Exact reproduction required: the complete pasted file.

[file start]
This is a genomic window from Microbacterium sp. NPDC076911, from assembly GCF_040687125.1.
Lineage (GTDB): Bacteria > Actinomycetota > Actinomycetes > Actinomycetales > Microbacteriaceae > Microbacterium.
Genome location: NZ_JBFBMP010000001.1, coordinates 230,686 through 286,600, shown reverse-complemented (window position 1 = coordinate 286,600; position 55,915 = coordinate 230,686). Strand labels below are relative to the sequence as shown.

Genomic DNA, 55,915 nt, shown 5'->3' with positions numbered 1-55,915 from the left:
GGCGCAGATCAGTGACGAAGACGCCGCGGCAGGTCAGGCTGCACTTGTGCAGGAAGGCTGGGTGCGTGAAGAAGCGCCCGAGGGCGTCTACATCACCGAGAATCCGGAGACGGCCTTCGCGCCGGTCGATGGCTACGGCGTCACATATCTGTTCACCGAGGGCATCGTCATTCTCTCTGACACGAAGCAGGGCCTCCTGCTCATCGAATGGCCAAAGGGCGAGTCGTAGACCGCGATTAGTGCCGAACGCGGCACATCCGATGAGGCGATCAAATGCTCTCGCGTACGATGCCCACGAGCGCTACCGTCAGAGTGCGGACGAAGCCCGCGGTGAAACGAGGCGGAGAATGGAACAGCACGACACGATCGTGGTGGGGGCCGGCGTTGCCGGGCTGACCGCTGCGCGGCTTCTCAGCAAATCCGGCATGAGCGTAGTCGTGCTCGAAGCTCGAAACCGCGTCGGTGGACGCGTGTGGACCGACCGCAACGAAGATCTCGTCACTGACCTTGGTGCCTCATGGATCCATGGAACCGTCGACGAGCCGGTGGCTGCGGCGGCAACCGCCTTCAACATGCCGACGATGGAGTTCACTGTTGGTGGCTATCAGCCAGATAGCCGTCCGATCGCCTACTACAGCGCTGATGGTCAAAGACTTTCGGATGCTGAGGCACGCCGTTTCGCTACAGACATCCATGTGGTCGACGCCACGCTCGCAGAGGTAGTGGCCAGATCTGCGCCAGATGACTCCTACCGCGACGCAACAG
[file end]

This is a genomic window from Microbacterium sp. NPDC076911, from assembly GCF_040687125.1.
Lineage (GTDB): Bacteria > Actinomycetota > Actinomycetes > Actinomycetales > Microbacteriaceae > Microbacterium.
Genome location: NZ_JBFBMP010000001.1, coordinates 230,686 through 286,600, shown reverse-complemented (window position 1 = coordinate 286,600; position 55,915 = coordinate 230,686). Strand labels below are relative to the sequence as shown.

Genomic DNA, 55,915 nt, shown 5'->3' with positions numbered 1-55,915 from the left:
GGCGCAGATCAGTGACGAAGACGCCGCGGCAGGTCAGGCTGCACTTGTGCAGGAAGGCTGGGTGCGTGAAGAAGCGCCCGAGGGCGTCTACATCACCGAGAATCCGGAGACGGCCTTCGCGCCGGTCGATGGCTACGGCGTCACATATCTGTTCACCGAGGGCATCGTCATTCTCTCTGACACGAAGCAGGGCCTCCTGCTCATCGAATGGCCAAAGGGCGAGTCGTAGACCGCGATTAGTGCCGAACGCGGCACATCCGATGAGGCGATCAAATGCTCTCGCGTACGATGCCCACGAGCGCTACCGTCAGAGTGCGGACGAAGCCCGCGGTGAAACGAGGCGGAGAATGGAACAGCACGACACGATCGTGGTGGGGGCCGGCGTTGCCGGGCTGACCGCTGCGCGGCTTCTCAGCAAATCCGGCATGAGCGTAGTCGTGCTCGAAGCTCGAAACCGCGTCGGTGGACGCGTGTGGACCGACCGCAACGAAGATCTCGTCACTGACCTTGGTGCCTCATGGATCCATGGAACCGTCGACGAGCCGGTGGCTGCGGCGGCAACCGCCTTCAACATGCCGACGATGGAGTTCACTGTTGGTGGCTATCAGCCAGATAGCCGTCCGATCGCCTACTACAGCGCTGATGGTCAAAGACTTTCGGATGCTGAGGCACGCCGTTTCGCTACAGACATCCATGTGGTCGACGCCACGCTCGCAGAGGTAGTGGCCAGATCTGCGCCAGATGACTCCTACCGCGACGCAACAG